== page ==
• Fri
  • Aug 29, 2014
  • Updated: 11:14am

EAST TIMORESE MUST LOWER THEIR EXPECTATIONS

PUBLISHED : Saturday, 04 January, 2003, 12:00am
UPDATED : Saturday, 04 January, 2003, 12:00am

I found the article by Peter Kammerer headlined 'Dream turns sour for East Timorese' (South China Morning Post, December 17) about the world's youngest nation, to be misleading.


When you start a new company it usually takes two years to achieve a balance between income and expenses. It takes another three years before you can generate a profit. Therefore, it is certainly going to take more than six months to successfully set up a new nation.


It is correct that the presence of the United Nations and the many international organisations in East Timor since September 1999, has led to the East Timorese people having great hopes for a bright future, where they have jobs and can enjoy the good life. When they see 9,000 well-dressed and well-paid foreigners walking around, they realise what life can be like for some people.


This has meant they have had distorted expectations and the situation has been made worse by the introduction of the US dollar as the legal currency and the setting of a minimum wage of US$85 (HK$663) per month. Such a wage is totally unsustainable and raises hopes among the people that cannot be fulfilled. The average minimum wage in neighbouring Indonesia is about half that amount, making East Timor uncompetitive.


It is wrong to say that investors 'leaped in'. The fact is that the UN and the non-governmental organisations came into the country creating a small amount of employment for the Timorese. I made a detailed survey of businesses in East Timor in November. There were exactly five very small and modest shops in Dili selling garments, some supermarkets catering to the foreigners and exactly one nice restaurant-cum-bakery.


Dili has certainly not become cosmopolitan, far from it. Some of the money from donors has been spent on projects that are not essential to an economy (or to a country) that has been totally destroyed. For example, a museum costing US$1.2 million is being built. How can such a project be given priority over programmes which can meet the many basic needs of this young nation?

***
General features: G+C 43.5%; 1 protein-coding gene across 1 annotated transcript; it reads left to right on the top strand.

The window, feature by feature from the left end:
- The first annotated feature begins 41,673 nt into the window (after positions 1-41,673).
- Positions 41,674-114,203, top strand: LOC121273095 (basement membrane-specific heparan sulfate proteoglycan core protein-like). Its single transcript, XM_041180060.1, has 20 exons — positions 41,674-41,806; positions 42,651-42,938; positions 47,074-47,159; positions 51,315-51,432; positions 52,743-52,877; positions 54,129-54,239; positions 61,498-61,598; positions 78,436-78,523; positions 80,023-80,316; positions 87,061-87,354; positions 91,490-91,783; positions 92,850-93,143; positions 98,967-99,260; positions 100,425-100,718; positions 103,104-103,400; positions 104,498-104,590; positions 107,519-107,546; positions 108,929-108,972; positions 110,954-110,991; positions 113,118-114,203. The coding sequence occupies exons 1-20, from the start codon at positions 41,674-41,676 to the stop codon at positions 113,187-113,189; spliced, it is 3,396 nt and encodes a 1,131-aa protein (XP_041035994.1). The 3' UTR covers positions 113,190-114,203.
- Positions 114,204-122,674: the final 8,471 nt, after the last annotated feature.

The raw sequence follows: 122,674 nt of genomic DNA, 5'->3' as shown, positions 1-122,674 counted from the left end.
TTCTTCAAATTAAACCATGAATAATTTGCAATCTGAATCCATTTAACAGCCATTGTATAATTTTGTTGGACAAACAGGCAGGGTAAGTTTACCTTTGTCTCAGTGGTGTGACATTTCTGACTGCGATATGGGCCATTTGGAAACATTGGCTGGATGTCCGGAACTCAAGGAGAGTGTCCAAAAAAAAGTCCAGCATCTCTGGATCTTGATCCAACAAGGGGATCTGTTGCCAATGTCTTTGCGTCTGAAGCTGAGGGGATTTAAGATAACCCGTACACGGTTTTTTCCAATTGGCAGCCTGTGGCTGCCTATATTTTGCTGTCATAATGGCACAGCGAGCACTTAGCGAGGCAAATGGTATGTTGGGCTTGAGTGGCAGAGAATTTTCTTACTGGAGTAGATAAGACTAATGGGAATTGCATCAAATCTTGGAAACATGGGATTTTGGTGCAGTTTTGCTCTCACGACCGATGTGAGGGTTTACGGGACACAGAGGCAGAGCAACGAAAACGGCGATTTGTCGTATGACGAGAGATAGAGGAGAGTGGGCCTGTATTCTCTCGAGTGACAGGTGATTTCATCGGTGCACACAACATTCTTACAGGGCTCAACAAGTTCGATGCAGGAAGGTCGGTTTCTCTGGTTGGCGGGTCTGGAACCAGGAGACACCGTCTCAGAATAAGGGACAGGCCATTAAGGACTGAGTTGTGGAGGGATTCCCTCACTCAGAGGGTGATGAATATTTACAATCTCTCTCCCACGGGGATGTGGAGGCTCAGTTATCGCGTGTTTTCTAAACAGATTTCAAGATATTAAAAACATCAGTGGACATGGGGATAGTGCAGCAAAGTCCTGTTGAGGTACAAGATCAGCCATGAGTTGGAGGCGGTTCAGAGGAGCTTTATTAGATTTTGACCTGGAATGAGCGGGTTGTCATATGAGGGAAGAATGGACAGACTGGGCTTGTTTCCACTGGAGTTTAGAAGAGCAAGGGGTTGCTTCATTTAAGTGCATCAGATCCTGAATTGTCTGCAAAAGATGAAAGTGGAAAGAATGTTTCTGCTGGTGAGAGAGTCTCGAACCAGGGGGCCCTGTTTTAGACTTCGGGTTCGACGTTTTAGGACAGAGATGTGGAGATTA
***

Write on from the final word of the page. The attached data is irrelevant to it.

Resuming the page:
I do not know of any foreign business people who have shown an interest in setting up companies in East Timor. This is because of the lack of qualified staff. Nearly half of the population cannot read or write as a consequence of 25 years of occupation by Indonesia. The country needs to be built from scratch. Nobody made quick money, for there is none to be made. President Xanana Gusmao and most government ministers hold the people very close to their hearts and want the best for the Timorese and for the country as a whole. However, it is only natural that not every minister can be popular.


Yes, expectations need to be lowered. The minimum wage must come down so East Timor can become competitive on international markets. Using the US dollar as the legal currency in what is, so far, a non-productive country, is not helping matters.


We should be building a vocational training centre before starting work in a museum coupled with the country's very first factory. Data must be compiled showing Timorese workers' productivity and production costs. Such data is, so far, not available. Such initiatives would create the preconditions for foreign investors to come in and set up factories that would offer employment opportunities.


The Rotary Club of Bogor, Indonesia, is going to set up the Vocational Training Centre Dili in East Timor. This will provide skilled workers and staff for the garment industry, and the hospitality and other trades. It will enable companies to be established which will create employment opportunities.


The East Timor government fully supports this project and has provided the Rotary Club with a large piece of free land on which the centre will be built.


TILL FREYER


President


Rotary Club


Bogor, Indonesia


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